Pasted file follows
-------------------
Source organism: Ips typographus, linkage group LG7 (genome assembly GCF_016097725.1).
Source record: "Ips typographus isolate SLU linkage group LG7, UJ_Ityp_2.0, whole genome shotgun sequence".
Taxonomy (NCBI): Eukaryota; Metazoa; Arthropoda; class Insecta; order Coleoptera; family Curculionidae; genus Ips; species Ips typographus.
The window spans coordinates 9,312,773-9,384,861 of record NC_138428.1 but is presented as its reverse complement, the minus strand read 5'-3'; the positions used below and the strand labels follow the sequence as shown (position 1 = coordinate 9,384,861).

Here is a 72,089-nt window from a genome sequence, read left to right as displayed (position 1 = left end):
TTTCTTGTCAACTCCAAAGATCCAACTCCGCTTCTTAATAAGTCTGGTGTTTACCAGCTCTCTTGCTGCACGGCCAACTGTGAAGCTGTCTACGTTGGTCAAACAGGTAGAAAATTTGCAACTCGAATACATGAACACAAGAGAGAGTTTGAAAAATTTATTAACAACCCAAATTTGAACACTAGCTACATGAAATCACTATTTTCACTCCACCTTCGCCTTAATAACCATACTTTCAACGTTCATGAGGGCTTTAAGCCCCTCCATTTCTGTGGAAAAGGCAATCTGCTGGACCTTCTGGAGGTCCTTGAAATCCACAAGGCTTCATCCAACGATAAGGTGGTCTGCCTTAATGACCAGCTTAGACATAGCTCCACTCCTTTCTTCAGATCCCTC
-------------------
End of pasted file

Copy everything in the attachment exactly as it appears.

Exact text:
Source organism: Ips typographus, linkage group LG7 (genome assembly GCF_016097725.1).
Source record: "Ips typographus isolate SLU linkage group LG7, UJ_Ityp_2.0, whole genome shotgun sequence".
Taxonomy (NCBI): Eukaryota; Metazoa; Arthropoda; class Insecta; order Coleoptera; family Curculionidae; genus Ips; species Ips typographus.
The window spans coordinates 9,312,773-9,384,861 of record NC_138428.1 but is presented as its reverse complement, the minus strand read 5'-3'; the positions used below and the strand labels follow the sequence as shown (position 1 = coordinate 9,384,861).

Here is a 72,089-nt window from a genome sequence, read left to right as displayed (position 1 = left end):
TTTCTTGTCAACTCCAAAGATCCAACTCCGCTTCTTAATAAGTCTGGTGTTTACCAGCTCTCTTGCTGCACGGCCAACTGTGAAGCTGTCTACGTTGGTCAAACAGGTAGAAAATTTGCAACTCGAATACATGAACACAAGAGAGAGTTTGAAAAATTTATTAACAACCCAAATTTGAACACTAGCTACATGAAATCACTATTTTCACTCCACCTTCGCCTTAATAACCATACTTTCAACGTTCATGAGGGCTTTAAGCCCCTCCATTTCTGTGGAAAAGGCAATCTGCTGGACCTTCTGGAGGTCCTTGAAATCCACAAGGCTTCATCCAACGATAAGGTGGTCTGCCTTAATGACCAGCTTAGACATAGCTCCACTCCTTTCTTCAGATCCCTC